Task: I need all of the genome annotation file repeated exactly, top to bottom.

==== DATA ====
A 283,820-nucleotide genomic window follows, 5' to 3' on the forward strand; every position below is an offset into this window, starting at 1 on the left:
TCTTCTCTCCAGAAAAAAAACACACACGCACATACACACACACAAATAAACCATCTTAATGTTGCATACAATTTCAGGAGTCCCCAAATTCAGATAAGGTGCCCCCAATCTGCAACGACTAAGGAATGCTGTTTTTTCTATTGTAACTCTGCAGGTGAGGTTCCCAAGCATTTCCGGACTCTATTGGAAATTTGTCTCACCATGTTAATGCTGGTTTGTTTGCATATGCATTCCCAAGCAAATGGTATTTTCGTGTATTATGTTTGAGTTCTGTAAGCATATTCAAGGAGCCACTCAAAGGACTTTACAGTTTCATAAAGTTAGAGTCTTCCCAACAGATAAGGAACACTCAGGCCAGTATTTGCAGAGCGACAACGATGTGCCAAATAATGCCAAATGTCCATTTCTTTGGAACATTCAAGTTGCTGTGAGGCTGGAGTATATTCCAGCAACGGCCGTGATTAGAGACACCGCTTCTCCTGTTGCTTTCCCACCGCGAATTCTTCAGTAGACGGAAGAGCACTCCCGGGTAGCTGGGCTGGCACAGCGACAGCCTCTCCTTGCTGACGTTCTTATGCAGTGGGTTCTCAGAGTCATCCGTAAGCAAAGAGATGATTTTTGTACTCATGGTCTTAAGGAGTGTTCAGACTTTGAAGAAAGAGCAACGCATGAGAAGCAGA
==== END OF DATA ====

A 283,820-nucleotide genomic window follows, 5' to 3' on the forward strand; every position below is an offset into this window, starting at 1 on the left:
TCTTCTCTCCAGAAAAAAAACACACACGCACATACACACACACAAATAAACCATCTTAATGTTGCATACAATTTCAGGAGTCCCCAAATTCAGATAAGGTGCCCCCAATCTGCAACGACTAAGGAATGCTGTTTTTTCTATTGTAACTCTGCAGGTGAGGTTCCCAAGCATTTCCGGACTCTATTGGAAATTTGTCTCACCATGTTAATGCTGGTTTGTTTGCATATGCATTCCCAAGCAAATGGTATTTTCGTGTATTATGTTTGAGTTCTGTAAGCATATTCAAGGAGCCACTCAAAGGACTTTACAGTTTCATAAAGTTAGAGTCTTCCCAACAGATAAGGAACACTCAGGCCAGTATTTGCAGAGCGACAACGATGTGCCAAATAATGCCAAATGTCCATTTCTTTGGAACATTCAAGTTGCTGTGAGGCTGGAGTATATTCCAGCAACGGCCGTGATTAGAGACACCGCTTCTCCTGTTGCTTTCCCACCGCGAATTCTTCAGTAGACGGAAGAGCACTCCCGGGTAGCTGGGCTGGCACAGCGACAGCCTCTCCTTGCTGACGTTCTTATGCAGTGGGTTCTCAGAGTCATCCGTAAGCAAAGAGATGATTTTTGTACTCATGGTCTTAAGGAGTGTTCAGACTTTGAAGAAAGAGCAACGCATGAGAAGCAGA